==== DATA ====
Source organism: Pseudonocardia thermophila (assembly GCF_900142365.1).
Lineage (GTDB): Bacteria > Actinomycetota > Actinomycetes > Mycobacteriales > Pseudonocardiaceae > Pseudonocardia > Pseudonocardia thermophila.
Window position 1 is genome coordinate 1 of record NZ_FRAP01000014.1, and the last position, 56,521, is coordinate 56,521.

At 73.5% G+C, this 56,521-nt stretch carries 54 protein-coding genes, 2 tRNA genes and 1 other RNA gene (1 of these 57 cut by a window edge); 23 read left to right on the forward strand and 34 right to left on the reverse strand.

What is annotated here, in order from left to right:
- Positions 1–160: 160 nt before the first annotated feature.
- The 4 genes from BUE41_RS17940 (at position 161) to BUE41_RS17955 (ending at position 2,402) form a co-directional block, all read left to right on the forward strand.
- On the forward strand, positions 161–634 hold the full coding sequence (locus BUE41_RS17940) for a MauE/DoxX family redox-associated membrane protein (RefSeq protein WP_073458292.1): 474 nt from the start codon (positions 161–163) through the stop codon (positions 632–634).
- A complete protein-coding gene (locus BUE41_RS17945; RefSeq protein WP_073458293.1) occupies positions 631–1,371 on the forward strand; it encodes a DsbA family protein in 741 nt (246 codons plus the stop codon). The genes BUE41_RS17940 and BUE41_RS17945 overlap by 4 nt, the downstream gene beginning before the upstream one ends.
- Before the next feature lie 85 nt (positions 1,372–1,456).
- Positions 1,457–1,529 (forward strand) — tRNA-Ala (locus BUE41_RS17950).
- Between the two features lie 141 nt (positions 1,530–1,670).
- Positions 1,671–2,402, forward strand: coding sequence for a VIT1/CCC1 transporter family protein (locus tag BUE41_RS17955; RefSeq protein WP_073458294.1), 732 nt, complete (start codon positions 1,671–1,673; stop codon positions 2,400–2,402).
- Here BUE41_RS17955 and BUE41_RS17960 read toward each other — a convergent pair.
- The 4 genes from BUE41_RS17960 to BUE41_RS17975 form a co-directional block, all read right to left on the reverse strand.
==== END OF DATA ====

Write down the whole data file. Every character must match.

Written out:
Source organism: Pseudonocardia thermophila (assembly GCF_900142365.1).
Lineage (GTDB): Bacteria > Actinomycetota > Actinomycetes > Mycobacteriales > Pseudonocardiaceae > Pseudonocardia > Pseudonocardia thermophila.
Window position 1 is genome coordinate 1 of record NZ_FRAP01000014.1, and the last position, 56,521, is coordinate 56,521.

At 73.5% G+C, this 56,521-nt stretch carries 54 protein-coding genes, 2 tRNA genes and 1 other RNA gene (1 of these 57 cut by a window edge); 23 read left to right on the forward strand and 34 right to left on the reverse strand.

What is annotated here, in order from left to right:
- Positions 1–160: 160 nt before the first annotated feature.
- The 4 genes from BUE41_RS17940 (at position 161) to BUE41_RS17955 (ending at position 2,402) form a co-directional block, all read left to right on the forward strand.
- On the forward strand, positions 161–634 hold the full coding sequence (locus BUE41_RS17940) for a MauE/DoxX family redox-associated membrane protein (RefSeq protein WP_073458292.1): 474 nt from the start codon (positions 161–163) through the stop codon (positions 632–634).
- A complete protein-coding gene (locus BUE41_RS17945; RefSeq protein WP_073458293.1) occupies positions 631–1,371 on the forward strand; it encodes a DsbA family protein in 741 nt (246 codons plus the stop codon). The genes BUE41_RS17940 and BUE41_RS17945 overlap by 4 nt, the downstream gene beginning before the upstream one ends.
- Before the next feature lie 85 nt (positions 1,372–1,456).
- Positions 1,457–1,529 (forward strand) — tRNA-Ala (locus BUE41_RS17950).
- Between the two features lie 141 nt (positions 1,530–1,670).
- Positions 1,671–2,402, forward strand: coding sequence for a VIT1/CCC1 transporter family protein (locus tag BUE41_RS17955; RefSeq protein WP_073458294.1), 732 nt, complete (start codon positions 1,671–1,673; stop codon positions 2,400–2,402).
- Here BUE41_RS17955 and BUE41_RS17960 read toward each other — a convergent pair.
- The 4 genes from BUE41_RS17960 to BUE41_RS17975 form a co-directional block, all read right to left on the reverse strand.